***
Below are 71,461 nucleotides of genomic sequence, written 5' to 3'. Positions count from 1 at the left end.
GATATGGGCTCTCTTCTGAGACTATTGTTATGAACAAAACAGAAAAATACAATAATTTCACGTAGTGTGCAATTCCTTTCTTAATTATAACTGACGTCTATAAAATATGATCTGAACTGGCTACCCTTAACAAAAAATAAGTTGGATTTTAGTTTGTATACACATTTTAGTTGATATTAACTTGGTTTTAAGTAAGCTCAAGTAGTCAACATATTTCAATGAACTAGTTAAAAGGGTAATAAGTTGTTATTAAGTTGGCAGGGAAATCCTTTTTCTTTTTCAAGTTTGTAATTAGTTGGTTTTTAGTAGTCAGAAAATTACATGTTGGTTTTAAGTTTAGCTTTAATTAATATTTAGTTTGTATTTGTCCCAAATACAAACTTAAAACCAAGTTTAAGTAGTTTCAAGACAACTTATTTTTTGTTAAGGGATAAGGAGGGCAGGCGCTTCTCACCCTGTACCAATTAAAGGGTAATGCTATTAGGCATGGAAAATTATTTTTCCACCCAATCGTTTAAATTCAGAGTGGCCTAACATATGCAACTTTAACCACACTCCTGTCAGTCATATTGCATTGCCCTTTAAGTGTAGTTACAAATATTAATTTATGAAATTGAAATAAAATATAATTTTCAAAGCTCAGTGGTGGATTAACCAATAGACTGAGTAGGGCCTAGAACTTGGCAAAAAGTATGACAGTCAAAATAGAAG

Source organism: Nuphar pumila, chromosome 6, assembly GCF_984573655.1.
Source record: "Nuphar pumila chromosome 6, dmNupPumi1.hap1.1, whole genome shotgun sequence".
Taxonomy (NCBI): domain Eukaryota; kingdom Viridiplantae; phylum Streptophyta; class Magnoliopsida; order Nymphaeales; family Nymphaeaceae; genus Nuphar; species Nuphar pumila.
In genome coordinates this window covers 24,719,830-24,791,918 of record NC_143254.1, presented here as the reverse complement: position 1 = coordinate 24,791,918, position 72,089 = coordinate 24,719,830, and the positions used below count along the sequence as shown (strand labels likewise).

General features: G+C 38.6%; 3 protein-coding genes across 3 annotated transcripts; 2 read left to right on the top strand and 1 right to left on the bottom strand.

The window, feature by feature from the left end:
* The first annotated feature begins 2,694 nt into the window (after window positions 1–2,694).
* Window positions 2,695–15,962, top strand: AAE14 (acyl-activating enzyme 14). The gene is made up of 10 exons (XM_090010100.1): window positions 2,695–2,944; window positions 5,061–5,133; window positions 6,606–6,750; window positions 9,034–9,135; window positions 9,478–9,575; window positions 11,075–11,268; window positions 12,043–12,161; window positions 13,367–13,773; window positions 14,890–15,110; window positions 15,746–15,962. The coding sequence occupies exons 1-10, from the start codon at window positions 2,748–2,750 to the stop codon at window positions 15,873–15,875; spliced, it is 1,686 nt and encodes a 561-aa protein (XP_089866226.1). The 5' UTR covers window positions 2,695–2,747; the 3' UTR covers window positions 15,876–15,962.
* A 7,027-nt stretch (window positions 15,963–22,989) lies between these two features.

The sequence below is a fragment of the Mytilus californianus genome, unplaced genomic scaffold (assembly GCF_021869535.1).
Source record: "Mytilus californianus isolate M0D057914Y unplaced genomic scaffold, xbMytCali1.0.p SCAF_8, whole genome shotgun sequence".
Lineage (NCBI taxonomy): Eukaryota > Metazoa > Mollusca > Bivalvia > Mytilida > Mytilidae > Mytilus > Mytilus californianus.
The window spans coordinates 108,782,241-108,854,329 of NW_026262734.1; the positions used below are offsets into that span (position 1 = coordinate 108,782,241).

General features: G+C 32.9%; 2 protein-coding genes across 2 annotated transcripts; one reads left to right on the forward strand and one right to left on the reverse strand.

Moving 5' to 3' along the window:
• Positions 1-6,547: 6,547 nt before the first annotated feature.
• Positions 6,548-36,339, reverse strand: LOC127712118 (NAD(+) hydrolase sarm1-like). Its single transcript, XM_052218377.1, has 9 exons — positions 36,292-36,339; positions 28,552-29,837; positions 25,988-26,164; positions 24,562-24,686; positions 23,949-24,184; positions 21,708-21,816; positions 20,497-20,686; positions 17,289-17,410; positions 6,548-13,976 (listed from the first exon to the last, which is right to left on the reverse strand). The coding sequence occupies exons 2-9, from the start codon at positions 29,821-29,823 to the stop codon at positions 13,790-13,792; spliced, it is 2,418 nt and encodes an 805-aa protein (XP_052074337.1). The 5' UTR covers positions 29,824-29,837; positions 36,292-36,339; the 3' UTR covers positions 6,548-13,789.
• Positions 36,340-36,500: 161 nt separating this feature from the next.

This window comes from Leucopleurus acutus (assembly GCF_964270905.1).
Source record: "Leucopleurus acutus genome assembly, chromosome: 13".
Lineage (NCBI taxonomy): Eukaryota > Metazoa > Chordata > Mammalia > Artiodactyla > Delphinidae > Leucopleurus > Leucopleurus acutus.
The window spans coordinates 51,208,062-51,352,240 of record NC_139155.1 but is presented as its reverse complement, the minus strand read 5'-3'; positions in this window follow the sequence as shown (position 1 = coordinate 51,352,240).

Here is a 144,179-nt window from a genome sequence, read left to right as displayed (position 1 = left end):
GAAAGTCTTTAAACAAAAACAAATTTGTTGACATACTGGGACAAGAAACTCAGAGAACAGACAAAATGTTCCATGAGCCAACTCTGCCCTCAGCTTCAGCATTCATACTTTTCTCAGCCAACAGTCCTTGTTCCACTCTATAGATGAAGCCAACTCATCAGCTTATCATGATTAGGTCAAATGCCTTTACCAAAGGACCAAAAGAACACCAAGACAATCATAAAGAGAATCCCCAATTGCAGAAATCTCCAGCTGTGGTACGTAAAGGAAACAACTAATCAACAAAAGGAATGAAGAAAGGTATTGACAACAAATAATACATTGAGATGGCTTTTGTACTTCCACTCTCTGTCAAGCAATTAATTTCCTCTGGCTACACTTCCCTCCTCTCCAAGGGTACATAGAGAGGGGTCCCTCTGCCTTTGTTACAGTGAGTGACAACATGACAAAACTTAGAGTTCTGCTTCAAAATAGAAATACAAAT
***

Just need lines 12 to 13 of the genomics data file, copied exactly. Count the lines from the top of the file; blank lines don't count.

The sequence below is a fragment of the Mytilus californianus genome, unplaced genomic scaffold (assembly GCF_021869535.1).
Source record: "Mytilus californianus isolate M0D057914Y unplaced genomic scaffold, xbMytCali1.0.p SCAF_8, whole genome shotgun sequence".